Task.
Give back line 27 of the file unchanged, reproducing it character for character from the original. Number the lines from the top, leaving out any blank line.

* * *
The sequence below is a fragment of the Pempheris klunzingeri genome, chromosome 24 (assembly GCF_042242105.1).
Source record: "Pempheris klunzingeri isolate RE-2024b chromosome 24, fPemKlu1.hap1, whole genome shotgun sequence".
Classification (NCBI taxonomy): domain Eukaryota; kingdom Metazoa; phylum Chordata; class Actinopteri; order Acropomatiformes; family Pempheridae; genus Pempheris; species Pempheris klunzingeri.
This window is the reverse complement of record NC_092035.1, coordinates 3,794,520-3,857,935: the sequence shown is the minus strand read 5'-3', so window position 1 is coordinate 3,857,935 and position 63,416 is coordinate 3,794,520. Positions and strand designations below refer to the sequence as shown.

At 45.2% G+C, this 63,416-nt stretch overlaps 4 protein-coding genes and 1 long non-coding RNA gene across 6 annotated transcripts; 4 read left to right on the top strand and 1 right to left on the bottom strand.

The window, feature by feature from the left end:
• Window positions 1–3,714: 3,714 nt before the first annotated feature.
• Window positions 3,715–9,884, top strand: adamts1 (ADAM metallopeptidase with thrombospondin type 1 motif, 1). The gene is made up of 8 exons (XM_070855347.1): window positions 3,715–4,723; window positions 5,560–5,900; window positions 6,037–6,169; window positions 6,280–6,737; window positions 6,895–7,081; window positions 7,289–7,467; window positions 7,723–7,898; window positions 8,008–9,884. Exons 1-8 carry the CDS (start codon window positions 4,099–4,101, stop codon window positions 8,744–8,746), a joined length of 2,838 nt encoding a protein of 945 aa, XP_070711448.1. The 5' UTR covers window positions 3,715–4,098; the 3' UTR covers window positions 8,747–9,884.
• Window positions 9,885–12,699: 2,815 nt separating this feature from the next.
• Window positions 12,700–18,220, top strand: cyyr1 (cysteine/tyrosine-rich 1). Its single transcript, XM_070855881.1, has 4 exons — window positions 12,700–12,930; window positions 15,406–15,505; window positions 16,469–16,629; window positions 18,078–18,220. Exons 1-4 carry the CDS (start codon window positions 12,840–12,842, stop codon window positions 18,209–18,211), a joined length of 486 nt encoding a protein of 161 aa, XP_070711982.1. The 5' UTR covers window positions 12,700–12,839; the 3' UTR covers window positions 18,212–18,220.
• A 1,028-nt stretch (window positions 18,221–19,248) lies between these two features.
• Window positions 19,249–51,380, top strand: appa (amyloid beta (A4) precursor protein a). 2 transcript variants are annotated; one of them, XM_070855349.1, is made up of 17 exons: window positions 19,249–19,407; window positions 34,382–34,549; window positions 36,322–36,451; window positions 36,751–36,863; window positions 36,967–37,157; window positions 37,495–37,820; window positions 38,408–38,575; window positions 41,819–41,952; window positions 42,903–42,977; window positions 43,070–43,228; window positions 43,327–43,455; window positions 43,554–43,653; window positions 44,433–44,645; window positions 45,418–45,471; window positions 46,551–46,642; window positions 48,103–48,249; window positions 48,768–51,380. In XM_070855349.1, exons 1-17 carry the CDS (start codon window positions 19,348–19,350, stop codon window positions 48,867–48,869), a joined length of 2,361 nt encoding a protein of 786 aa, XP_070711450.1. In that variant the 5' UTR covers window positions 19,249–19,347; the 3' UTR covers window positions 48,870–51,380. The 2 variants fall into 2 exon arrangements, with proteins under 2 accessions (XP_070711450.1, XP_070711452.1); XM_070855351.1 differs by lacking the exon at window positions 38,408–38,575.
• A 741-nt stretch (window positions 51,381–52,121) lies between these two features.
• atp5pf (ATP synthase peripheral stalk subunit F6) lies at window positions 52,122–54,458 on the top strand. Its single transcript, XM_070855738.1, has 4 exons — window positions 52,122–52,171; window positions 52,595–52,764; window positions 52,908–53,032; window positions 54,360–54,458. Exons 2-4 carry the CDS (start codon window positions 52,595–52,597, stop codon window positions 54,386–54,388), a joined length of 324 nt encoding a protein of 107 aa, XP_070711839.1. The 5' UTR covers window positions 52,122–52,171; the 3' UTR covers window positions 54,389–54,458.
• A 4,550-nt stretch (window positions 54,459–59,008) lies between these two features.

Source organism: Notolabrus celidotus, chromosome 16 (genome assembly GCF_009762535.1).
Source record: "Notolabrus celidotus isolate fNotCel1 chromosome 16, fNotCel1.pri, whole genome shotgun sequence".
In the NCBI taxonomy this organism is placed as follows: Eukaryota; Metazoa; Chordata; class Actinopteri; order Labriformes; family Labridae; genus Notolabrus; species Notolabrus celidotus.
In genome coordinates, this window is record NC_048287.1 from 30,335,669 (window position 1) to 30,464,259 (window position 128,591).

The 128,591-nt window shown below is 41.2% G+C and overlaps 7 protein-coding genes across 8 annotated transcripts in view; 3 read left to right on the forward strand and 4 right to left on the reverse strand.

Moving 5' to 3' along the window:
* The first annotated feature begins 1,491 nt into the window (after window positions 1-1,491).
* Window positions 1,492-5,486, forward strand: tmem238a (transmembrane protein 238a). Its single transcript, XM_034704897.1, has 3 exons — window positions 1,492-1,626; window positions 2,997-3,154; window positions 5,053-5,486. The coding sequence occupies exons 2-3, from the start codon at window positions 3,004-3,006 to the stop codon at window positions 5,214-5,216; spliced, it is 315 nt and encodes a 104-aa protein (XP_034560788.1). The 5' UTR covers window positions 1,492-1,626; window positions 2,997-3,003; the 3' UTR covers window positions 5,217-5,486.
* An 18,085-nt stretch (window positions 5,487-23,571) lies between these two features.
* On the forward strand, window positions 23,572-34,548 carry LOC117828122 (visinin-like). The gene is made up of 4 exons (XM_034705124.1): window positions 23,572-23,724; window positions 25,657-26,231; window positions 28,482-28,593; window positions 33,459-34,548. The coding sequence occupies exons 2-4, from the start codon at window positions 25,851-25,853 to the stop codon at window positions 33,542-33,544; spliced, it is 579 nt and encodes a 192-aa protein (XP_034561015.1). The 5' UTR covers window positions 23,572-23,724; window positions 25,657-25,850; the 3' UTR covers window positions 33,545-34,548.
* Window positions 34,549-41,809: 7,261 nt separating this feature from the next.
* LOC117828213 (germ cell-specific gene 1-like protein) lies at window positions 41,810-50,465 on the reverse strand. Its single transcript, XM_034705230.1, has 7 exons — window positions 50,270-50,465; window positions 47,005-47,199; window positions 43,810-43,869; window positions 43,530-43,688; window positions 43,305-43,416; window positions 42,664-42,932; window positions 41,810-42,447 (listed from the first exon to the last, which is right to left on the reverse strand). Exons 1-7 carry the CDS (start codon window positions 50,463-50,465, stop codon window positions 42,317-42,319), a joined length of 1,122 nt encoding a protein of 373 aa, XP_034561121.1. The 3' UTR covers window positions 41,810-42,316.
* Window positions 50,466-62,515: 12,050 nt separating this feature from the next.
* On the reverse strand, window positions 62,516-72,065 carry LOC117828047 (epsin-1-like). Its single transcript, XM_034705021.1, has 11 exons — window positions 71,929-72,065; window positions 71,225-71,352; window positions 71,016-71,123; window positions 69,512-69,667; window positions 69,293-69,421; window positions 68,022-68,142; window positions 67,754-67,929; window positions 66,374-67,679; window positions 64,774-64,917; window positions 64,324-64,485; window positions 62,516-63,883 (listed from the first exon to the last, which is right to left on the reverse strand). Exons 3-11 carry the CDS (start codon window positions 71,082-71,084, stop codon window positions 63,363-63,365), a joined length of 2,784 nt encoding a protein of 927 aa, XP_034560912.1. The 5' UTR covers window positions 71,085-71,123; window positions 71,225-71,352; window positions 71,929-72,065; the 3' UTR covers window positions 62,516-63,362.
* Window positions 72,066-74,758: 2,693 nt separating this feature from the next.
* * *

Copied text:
* LOC117828213 (germ cell-specific gene 1-like protein) lies at window positions 41,810-50,465 on the reverse strand. Its single transcript, XM_034705230.1, has 7 exons — window positions 50,270-50,465; window positions 47,005-47,199; window positions 43,810-43,869; window positions 43,530-43,688; window positions 43,305-43,416; window positions 42,664-42,932; window positions 41,810-42,447 (listed from the first exon to the last, which is right to left on the reverse strand). Exons 1-7 carry the CDS (start codon window positions 50,463-50,465, stop codon window positions 42,317-42,319), a joined length of 1,122 nt encoding a protein of 373 aa, XP_034561121.1. The 3' UTR covers window positions 41,810-42,316.